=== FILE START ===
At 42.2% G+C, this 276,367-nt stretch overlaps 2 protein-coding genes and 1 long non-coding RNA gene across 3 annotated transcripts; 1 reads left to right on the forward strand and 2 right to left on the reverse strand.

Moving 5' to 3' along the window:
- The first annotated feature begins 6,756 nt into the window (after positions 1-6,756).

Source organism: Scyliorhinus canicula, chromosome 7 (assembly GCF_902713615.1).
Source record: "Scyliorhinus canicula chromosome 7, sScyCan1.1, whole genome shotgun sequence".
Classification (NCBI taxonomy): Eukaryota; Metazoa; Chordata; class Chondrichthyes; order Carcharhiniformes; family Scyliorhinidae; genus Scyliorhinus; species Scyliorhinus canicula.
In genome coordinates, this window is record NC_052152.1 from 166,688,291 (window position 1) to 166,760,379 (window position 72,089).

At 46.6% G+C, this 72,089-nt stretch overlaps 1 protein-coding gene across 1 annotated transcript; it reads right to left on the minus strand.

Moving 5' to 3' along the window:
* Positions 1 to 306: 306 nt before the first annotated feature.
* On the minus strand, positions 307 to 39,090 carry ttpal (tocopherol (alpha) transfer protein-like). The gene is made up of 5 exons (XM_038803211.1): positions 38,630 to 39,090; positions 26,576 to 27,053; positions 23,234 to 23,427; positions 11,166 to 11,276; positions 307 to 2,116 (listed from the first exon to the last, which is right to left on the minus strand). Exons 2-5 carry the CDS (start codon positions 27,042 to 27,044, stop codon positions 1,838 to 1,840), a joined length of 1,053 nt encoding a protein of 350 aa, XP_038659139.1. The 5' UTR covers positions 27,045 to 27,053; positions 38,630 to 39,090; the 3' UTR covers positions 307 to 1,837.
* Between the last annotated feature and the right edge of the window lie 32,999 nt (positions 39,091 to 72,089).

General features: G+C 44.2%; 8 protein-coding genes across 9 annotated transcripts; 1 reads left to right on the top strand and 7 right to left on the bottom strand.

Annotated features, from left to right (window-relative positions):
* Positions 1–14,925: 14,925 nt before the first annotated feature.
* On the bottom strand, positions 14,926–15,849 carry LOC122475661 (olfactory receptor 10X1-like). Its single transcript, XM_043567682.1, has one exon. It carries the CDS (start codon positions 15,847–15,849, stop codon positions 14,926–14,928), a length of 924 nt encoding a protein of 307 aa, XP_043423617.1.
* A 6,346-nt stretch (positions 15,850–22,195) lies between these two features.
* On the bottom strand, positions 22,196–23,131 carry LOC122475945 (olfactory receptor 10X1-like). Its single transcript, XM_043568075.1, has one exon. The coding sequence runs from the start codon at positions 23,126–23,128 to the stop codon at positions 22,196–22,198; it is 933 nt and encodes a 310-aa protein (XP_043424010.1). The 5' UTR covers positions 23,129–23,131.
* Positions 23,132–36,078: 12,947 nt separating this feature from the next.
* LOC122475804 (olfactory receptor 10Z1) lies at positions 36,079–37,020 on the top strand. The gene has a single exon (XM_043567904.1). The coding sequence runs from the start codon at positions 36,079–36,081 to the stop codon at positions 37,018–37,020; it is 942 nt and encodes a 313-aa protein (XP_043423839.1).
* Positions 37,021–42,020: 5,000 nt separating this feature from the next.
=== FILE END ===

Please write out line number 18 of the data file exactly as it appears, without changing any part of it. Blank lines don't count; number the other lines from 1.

* On the bottom strand, positions 22,196–23,131 carry LOC122475945 (olfactory receptor 10X1-like). Its single transcript, XM_043568075.1, has one exon. The coding sequence runs from the start codon at positions 23,126–23,128 to the stop codon at positions 22,196–22,198; it is 933 nt and encodes a 310-aa protein (XP_043424010.1). The 5' UTR covers positions 23,129–23,131.